2021 journal article

Variable Kuroshio Current intrusion into the northern South China Sea over the last 7.3 kyr


By: S. Du*, R. Xiang*, J. Liu*, H. Yan*, L. Sha*, J. Liu n, Z. Chen*, G. Islam*, H. Herath*

author keywords: Sea surface temperature; Seawater delta O-18; P. obliquiloculata; G. sacculifer; G. ruber; Western Pacific
UN Sustainable Development Goal Categories
13. Climate Action (Web of Science)
14. Life Below Water (OpenAlex)
Source: Web Of Science
Added: February 15, 2021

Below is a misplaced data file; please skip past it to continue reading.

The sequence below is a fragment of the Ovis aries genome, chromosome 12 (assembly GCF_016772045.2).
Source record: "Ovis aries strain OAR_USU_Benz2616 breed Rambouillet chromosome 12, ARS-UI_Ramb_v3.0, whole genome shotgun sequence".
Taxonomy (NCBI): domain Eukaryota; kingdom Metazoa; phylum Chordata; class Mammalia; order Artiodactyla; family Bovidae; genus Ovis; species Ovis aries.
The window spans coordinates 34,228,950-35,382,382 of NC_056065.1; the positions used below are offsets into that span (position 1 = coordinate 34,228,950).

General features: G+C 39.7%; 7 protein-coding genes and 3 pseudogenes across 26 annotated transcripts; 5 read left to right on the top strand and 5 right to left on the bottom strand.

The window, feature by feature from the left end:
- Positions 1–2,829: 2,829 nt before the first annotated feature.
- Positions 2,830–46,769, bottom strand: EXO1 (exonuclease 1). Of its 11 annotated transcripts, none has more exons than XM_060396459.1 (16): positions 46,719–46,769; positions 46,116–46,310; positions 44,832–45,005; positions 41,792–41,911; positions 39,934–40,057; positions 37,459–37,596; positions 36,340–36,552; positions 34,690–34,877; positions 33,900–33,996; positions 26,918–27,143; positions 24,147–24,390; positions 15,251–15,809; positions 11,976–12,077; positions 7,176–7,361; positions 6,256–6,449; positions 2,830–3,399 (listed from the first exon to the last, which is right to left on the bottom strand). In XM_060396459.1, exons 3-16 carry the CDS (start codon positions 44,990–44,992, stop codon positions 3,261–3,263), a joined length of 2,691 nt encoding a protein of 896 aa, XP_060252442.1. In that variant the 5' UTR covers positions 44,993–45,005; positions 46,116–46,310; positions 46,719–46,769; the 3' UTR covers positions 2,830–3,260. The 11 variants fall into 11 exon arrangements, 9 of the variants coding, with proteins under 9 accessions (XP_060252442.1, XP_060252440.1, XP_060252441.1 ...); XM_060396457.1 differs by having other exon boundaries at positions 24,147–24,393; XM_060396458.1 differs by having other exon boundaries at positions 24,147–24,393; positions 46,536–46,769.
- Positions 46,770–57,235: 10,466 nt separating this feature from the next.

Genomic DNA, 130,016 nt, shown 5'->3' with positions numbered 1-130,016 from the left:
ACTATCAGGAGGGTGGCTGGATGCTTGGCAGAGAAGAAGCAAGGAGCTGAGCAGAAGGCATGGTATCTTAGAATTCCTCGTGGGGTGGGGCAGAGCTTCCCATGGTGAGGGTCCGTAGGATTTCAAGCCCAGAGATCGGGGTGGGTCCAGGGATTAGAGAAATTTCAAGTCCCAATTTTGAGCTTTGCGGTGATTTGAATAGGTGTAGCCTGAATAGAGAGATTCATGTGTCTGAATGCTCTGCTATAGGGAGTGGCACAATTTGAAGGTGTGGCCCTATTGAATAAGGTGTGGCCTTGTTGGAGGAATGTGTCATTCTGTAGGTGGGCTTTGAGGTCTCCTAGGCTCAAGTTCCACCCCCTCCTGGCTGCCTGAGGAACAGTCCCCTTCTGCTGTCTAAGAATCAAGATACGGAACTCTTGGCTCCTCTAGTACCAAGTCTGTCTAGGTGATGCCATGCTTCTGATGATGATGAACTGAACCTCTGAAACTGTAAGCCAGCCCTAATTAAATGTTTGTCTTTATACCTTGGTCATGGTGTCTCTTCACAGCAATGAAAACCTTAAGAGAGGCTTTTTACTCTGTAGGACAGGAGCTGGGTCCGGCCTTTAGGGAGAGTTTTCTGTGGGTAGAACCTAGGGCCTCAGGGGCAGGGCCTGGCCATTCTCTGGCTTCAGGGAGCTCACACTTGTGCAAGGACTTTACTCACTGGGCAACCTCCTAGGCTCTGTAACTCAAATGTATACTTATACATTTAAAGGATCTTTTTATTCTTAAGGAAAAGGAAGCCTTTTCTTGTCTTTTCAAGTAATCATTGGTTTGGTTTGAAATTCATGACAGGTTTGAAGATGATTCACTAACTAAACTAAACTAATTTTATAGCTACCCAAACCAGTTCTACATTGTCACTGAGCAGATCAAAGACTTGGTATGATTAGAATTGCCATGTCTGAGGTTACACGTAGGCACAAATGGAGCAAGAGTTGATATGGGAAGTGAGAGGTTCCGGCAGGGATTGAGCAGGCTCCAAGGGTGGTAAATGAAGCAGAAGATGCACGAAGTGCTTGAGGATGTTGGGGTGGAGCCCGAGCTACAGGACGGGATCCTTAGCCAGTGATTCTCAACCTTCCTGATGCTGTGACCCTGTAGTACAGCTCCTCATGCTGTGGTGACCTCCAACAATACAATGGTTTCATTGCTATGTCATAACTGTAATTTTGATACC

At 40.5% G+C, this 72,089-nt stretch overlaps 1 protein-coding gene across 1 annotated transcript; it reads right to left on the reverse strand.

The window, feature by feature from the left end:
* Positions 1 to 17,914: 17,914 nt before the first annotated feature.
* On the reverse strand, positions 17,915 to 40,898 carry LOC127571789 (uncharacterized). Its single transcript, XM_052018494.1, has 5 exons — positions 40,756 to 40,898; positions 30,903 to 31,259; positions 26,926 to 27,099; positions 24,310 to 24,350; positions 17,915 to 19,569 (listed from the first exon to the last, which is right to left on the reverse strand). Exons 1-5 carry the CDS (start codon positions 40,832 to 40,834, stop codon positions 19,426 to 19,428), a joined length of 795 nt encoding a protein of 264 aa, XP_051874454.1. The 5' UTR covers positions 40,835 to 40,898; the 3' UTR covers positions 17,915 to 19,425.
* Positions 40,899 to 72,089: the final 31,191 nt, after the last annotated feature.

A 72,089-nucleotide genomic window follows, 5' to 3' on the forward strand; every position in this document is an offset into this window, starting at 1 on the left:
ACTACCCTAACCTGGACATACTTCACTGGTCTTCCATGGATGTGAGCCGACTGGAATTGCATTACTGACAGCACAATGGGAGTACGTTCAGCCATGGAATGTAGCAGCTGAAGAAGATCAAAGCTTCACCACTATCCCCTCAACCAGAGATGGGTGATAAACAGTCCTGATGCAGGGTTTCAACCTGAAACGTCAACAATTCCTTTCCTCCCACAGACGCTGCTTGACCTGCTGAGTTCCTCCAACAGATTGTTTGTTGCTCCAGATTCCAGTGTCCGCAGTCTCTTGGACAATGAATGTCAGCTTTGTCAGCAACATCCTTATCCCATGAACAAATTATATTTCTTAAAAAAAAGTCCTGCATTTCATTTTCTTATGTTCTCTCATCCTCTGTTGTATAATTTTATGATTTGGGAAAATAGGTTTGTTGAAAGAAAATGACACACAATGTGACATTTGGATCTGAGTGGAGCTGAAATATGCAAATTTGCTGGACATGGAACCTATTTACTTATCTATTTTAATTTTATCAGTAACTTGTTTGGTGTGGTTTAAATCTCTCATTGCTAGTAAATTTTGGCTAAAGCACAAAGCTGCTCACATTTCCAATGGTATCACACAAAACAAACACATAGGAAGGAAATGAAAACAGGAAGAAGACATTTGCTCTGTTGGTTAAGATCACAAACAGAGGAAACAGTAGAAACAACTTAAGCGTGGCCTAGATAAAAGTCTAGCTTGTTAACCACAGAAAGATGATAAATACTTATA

The branch intrusion of the Kuroshio Current (KC) into the northern South China Sea (SCS) has a significant effect on temperature, salinity, circulation, and eddy generation. However, the study of Holocene hydrological changes and the historical influence of the KC in this region is limited. Here, we report high-resolution sea surface temperature (SST) and δ18Osw (as a proxy for sea surface salinity, SSS) records based on paired Mg/Ca ratios and δ18O analyses of the planktonic foraminifera Globigerinoides ruber combined the Pulleniatina obliquiloculata and G. sacculifer/G. ruber ratios from core 05E306 (22°0.06′ N, 118°59.64′ E; water depth = 1440 m) in the northern SCS. By comparing these data with records from cores located within and outside of the main KC flow pathway, we evaluate the spatiotemporal evolution of the KC in this region over the last 7.3 kyr. The strongest influence was observed from 6.1 to 5.3 ka, recorded as an abrupt increase in SST and SSS with remarkably increased P. obliquiloculata abundance (37.4%) and G. sacculifer/G. ruber ratios (3.18). During the following period, 5–2.5 ka, SST decreased by 0.4–1.1 °C with an associated decrease in δ18Osw, indicating a weakened KC. After 2.5 ka, the influence of the KC on the northern SCS strengthened; however, the high SST record still exhibits a spatial constraint in the longitude distribution of the KC during this period of strongest intrusion. Moreover, the abundance of planktonic foraminifera in the study area more strongly correlates with SSS than SST. The δ18Osw records in core 05E306 show a freshening trend after 5.7 ka, which is inconsistent with the declining East Asian Summer Monsoon precipitation record but consistent with the Holocene freshening trend recorded in the Western Pacific. This suggests that hydrological variability of the northern SCS is mainly influenced by the Western Pacific Ocean.